In that picture the top leaf displays its silvery undersurface. The vines are fruiting nowadays, and their fruits are clustered like grapes, but they ripen to a very un-grapelike red, as shown at http://www.backyardnature.net/n/17/170820vj.jpg

In that picture notice that a forking tendril emerges from the fruit cluster's peduncle. A close-up of a fruit, a transitional whitish one between the green and red stage, is shown at http://www.backyardnature.net/n/17/170820vk.jpg

Well, despite the grapes' red skin color, this is a genuine wild grape, a tropical one. Often it's known as the Caribbean Grape. It's VITIS TILIIFOLIA, found in most of Mexico, south to northern South America, as well as in the Caribbean.

The Wikipedia page for the species says that the Maya use the grapes for food and drink, but the Maya around me say they don't bother. To them it's just a vine they occasionally cut for livestock feed.


Yet another woody vine looking familiar to any Northern woodsperson, but out of place here in the forest, is the one shown at http://www.backyardnature.net/n/17/170820sm.jpg

What could that be but a greenbriar, one of those stickery vines that leave bloody cuts across your ankles and legs if you're not watching as you walk along forest trails up north? Greenbriars are members of the genus Smilax, and this is SMILAX SPINOSA, without any good English name beyond the general one of greenbriar. It's distributed from southern Mexico into Central America. A picture showing a spine arising from the stem is at http://www.backyardnature.net/n/17/170820sn.jpg

In that picture the spine is mostly enclosed within a papery, dirty-gray sheath; it's the object pointed upward in the picture's lower, left quarter. And that spine is woody and as sharp as its Northern counterparts.

In much of Mexico -- where often it's called Zarzaparrilla, though in Yucatan Maya it's Koke' -- the vine is believed to possess medicinal value. Especially it's appreciated for treating syphilis and general inflammation of the gentiles, as well as for menstrual disorders. During childbirth tit canincrease the rate of uterine contractions. The whole plant is used, either alone or in combination with Epazote and mint. The plant also is used for stomach and intestinal problems, skin wounds, rheumatism, as a stimulant, and several other ailments.

This information on the greenbriar's medicinal use, as well as many other pages dealing with many Mexican medicinal plants, is freely available, in Spanish, in the Atlas de las Plantas de la Medicina Tradicional Mexicana at http://www.medicinatradicionalmexicana.unam.mx


I've been reading Johann Wolfgang von Goethe's Italienische Reise, or "Travels in Italy," chronicling the writer's wanderings during 1786 and '87, when he was in his 30s. I like Goethe's descriptions of life in Italy over 200 years ago, and I like his approach to traveling, and living life in general.

Goethe always struggled to see things clearly, and to form opinions independently from commonly accepted opinions. Standing before architecture or paintings the world may have regarded as the most perfect representatives of what they were, sometimes he wasn't too impressed. Conversely, he'd get excited about works the rest of the world ignored. First he got general impressions from books, and then he went to see for himself, and either agreed or disagreed with what others were saying.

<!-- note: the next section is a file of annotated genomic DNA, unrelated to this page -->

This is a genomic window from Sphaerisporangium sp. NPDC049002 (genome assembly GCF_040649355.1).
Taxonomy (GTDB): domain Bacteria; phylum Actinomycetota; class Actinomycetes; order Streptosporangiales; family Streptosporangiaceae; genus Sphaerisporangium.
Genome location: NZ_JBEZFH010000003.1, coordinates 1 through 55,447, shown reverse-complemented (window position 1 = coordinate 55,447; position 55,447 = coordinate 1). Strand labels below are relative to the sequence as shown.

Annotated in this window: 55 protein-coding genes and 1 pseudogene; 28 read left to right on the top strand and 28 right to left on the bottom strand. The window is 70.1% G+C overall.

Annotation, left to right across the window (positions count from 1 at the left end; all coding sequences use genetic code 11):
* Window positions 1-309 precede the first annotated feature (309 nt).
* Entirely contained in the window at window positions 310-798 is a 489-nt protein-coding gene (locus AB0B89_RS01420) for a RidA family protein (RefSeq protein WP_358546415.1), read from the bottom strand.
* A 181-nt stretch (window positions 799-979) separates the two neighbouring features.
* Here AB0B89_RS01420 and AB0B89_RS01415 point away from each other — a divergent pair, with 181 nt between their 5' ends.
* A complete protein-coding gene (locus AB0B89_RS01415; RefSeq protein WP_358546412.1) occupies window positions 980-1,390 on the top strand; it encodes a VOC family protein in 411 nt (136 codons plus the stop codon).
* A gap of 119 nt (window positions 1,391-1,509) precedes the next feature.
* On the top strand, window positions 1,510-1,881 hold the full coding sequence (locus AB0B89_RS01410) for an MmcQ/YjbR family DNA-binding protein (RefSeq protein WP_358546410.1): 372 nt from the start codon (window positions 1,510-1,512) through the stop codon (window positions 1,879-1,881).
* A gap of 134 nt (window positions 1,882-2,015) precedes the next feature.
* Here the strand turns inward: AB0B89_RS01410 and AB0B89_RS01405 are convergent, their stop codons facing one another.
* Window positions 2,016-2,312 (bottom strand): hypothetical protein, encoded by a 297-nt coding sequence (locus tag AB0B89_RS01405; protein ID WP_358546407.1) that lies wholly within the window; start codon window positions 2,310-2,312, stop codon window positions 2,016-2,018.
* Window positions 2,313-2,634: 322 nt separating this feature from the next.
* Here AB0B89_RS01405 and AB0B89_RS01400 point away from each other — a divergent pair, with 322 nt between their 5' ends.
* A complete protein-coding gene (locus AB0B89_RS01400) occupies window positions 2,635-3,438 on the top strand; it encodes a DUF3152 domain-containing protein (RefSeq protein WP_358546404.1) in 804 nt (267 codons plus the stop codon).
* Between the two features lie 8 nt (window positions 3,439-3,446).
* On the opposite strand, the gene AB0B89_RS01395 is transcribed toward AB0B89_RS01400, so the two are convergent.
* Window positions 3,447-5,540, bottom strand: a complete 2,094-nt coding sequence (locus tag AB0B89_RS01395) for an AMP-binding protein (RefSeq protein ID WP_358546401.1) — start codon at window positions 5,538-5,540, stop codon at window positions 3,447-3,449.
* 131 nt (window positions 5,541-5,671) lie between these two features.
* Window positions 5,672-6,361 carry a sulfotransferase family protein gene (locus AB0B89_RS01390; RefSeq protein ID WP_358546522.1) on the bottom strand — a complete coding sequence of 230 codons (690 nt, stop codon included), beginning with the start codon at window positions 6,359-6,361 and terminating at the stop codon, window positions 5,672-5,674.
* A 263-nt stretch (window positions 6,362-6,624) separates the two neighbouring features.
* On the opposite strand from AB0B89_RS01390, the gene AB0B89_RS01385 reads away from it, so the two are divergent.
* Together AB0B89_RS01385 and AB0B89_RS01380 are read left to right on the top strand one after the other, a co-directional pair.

Balancing this confidence in his own judgment , he paid close attention to his own deficiencies for making such judgments. Often he admitted that he just didn't have enough understanding about something to form his own opinion. During his travels in Italy he critically studied himself as rigorously as he did the world around him,and where he felt himself lacking, he set to work studying.

And he believed that understanding basic principles of Nature was necessary before mastering more abstract or ethereal notions. His familiarity with marble's geological formation and its physical properties greatly enhanced his appreciation of Italy's classic ruins and statues, and knowing about human anatomy informed his appreciation for carvings of the human form.

Goethe also recognized that he himself constantly changed in lockstep with his learning. In Rome he gained so many new insights into so many new fields that he declared himself as reborn. Rome enlarged him and elevated him to a higher level of aesthetic and philosophical development.

To me, here are the main features of Goethe's strategy for dealing with new experiences:

And, why are these notions appropriate for a Naturalist Newsletter? It's because the Earth's natural environment, its biosphere, is being destroyed by humanity at an ever-increasing rate, plus in many places enormous social and political changes are happening. Humans everywhere need to be thinking more clearly about the issues at hand. Goethe's approach to thinking and experiencing is worth considering.


Best wishes to all Newsletter readers,


All previous Newsletters are archived at http://www.backyardnature.net/n/.